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Re: [Commits] Rev 2994: Original idea from Zardosht Kasheff to add HA_CLUSTERED_INDEX in lp:maria/5.3



>>>>> "Sergei" == Sergei Golubchik <serg@xxxxxxxxxxxx> writes:


>> +  Data is clustered on this key. This means that when you read the key
>> +  you also get the row data in the same block.

Sergei> perhaps, better to say that "you get the row data without an extra seek
Sergei> (or even without an extra disk read)".

I added the comment.

Sergei> A question: what about memory-based (and SSD) engines? Could/Should one
Sergei> consider all indexes clustered?

No, as there is still a high cost for fetching and managing an extra
disk block.  SSD are faster than disk, but not unlimited fast.

For SSD, we need to add a different factor for the time to fetch a
block.  The storage engine can already take this into account a bit by
adjusting the times for scan / key reads if things are on ssd.

I have been discussing with igor for making all the timing constants
variables to allow us to do real time tuning with them.
(Good for finding better values for the constants that we have now).


>> -   @retval TRUE   Primary key (if there is one) is clustered
>> -                  key covering all fields
>> -   @retval FALSE  otherwise
>> +   Check if the primary key (if there is one) is a clustered key covering
>> +   all fields. This means:

Sergei> I wouldn't say that it "checks if the primary key is clustered", but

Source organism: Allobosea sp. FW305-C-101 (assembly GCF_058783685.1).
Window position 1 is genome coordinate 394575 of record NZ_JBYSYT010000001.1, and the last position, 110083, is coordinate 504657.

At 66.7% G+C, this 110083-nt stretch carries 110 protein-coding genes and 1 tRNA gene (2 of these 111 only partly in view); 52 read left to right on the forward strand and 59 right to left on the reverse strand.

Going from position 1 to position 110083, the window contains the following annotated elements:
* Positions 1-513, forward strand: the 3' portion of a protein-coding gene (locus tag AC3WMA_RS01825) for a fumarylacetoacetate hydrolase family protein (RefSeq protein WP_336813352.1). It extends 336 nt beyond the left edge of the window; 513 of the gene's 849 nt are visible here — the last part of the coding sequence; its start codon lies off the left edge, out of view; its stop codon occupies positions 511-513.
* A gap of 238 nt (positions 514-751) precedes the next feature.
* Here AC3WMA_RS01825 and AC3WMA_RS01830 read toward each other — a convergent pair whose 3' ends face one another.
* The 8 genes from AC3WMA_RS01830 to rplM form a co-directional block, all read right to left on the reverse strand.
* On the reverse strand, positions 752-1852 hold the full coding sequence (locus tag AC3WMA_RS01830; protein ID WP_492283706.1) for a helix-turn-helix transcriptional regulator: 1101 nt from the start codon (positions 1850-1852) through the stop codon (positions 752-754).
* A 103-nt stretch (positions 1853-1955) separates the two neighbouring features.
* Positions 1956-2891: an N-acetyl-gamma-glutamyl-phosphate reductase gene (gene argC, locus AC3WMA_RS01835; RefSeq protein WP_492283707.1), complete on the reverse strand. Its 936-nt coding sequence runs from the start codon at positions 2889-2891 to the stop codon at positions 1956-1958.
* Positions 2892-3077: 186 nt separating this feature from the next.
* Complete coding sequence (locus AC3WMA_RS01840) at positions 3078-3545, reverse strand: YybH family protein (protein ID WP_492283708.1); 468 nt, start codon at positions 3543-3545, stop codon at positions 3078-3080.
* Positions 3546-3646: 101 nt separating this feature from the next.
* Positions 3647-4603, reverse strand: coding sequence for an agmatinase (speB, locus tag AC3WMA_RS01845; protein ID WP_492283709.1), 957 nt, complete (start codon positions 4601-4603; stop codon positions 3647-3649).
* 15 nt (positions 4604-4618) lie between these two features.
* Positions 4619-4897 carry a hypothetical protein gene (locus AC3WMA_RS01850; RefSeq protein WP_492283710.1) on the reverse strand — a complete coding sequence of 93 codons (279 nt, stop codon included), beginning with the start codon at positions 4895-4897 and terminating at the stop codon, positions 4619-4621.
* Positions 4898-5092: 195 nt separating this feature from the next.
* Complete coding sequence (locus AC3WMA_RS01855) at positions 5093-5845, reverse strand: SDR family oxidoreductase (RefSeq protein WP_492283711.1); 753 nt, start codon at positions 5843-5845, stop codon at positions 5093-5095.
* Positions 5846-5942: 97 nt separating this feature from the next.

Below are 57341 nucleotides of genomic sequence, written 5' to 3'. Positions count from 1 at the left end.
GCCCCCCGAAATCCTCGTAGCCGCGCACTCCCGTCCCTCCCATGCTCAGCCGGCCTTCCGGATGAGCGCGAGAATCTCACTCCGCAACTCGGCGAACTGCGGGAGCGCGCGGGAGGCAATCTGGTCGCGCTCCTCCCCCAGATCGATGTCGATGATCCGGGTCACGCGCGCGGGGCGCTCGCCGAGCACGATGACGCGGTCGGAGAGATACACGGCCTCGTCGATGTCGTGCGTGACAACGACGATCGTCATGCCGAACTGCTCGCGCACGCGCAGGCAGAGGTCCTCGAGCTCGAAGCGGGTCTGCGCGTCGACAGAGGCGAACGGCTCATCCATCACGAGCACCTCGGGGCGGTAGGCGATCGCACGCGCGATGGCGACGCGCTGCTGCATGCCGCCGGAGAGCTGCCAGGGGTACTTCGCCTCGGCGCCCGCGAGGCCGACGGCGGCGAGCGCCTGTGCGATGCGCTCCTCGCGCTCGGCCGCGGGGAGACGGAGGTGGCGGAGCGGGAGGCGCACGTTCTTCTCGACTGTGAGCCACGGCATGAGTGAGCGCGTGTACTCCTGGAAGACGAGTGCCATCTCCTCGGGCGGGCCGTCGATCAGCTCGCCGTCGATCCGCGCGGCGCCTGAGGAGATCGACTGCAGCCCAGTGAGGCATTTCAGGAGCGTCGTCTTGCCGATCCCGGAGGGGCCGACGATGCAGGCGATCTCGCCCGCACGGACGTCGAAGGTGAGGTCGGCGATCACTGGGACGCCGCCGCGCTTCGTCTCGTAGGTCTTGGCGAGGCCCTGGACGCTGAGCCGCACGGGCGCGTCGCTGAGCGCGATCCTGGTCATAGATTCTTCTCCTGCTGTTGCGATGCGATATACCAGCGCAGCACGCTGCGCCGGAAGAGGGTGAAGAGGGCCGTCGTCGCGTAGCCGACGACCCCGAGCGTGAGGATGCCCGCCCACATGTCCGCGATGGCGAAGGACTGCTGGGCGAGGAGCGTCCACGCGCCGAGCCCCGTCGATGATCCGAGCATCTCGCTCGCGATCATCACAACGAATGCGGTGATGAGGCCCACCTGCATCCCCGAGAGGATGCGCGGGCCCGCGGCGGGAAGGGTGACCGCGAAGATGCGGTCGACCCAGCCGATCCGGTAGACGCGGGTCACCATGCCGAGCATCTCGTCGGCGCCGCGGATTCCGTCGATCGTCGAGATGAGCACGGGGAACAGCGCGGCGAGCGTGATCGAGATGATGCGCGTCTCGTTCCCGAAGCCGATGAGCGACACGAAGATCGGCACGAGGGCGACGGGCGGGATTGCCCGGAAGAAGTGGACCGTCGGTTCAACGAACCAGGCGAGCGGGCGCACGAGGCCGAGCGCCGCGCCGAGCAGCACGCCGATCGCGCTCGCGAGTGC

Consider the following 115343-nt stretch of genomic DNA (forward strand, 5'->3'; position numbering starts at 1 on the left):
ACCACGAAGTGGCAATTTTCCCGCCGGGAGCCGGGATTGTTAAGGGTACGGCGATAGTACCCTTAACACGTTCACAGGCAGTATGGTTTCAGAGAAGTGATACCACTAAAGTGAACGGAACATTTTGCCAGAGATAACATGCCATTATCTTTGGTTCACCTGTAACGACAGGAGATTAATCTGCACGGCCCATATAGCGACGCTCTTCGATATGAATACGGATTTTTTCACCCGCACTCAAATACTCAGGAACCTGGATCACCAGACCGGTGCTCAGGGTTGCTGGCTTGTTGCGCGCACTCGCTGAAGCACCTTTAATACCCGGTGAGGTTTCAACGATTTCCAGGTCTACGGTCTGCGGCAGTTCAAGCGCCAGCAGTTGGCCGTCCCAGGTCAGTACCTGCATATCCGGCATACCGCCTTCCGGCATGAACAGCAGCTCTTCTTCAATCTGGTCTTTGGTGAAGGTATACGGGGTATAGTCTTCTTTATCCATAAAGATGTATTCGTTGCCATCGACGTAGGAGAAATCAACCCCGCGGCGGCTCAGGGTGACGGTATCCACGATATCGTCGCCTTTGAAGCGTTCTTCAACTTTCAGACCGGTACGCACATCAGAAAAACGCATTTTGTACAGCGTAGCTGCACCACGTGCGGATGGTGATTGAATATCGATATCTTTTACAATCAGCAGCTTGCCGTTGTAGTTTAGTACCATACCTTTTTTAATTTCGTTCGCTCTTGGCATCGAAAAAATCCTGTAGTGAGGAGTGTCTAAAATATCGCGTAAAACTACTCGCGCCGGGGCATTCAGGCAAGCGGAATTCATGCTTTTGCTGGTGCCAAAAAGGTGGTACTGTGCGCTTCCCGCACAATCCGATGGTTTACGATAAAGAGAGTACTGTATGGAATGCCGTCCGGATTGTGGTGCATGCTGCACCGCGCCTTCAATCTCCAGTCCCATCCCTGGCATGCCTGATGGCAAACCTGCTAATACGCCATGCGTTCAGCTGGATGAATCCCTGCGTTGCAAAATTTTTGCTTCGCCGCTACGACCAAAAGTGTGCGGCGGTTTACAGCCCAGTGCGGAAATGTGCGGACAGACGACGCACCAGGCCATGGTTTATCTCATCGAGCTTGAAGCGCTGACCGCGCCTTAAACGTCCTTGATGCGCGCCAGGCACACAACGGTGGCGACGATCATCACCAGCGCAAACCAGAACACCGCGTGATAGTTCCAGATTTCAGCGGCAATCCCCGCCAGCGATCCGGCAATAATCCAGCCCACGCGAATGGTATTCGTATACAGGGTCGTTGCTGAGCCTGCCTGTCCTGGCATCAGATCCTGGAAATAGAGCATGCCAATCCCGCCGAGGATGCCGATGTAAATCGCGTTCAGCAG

Sergei> something like "historical method that returns TRUE if everything below
Sergei> holds:"

I don't like to say 'historical' as there is no plans to remove this
code, only rename it...

I did change the start to:

   Check if the primary key (if there is one) is a clustered key
   covering all fields and that the primary key is also stored as part
   of all other keys and used as a reference key.

>> +
>> +   - Data is stored together with the primary key (no secondary lookup
>> +     needed to find the row data). The optimizer uses this to find out
>> +     the cost of fetching data.
>> +   - The primary key is part of each secondary key and is used
>> +     to find the row data in the primary index when reading trough
>> +     secondary indexes.
>> +   - When doing a HA_KEYREAD_ONLY we get also all the primary key parts
>> +     into the row. This is critical property used by index_merge.

Sergei> and here "all the above is usually true for engines that store the row
Sergei> data in the primary key index (e.g. in a b-tree), and use the primary
Sergei> key value as a position()"



>> +++ b/sql/sql_select.cc	2011-05-18 16:26:30 +0000
>> @@ -16525,9 +16527,9 @@ test_if_skip_sort_order(JOIN_TAB *tab,OR
>> */
>> DBUG_ASSERT (ref_key != (int) nr);
>> -        bool is_covering= table->covering_keys.is_set(nr) ||
>> -                          (nr == table->s->primary_key &&
>> -                          table->file->primary_key_is_clustered());
>> +        bool is_covering= (table->covering_keys.is_set(nr) ||
>> +                           (table->file->index_flags(nr, 0, 1) &
>> +                            HA_CLUSTERED_INDEX));

Sergei> See, that's what I said. It make sense to set covering_keys bitmap
Sergei> for all clustered indexes once, when the table is opened, and then you
Sergei> not only get this condition simpler, but probably will also cover other
Sergei> cases where table->covering_keys is checked (or may be checked in the
Sergei> future).

Looking at how covering keys is used in many places, I am not sure
that change is straightforward or will not cause wrong timing
results.  This is because in many cases we don't want to use a
clustered key when we are trying to do index-only reads as the
covering key is much slower than any other key.

I agree that your idea has some merits, but I would not like to try to
do it just now.  Something you can look at when you are ready with


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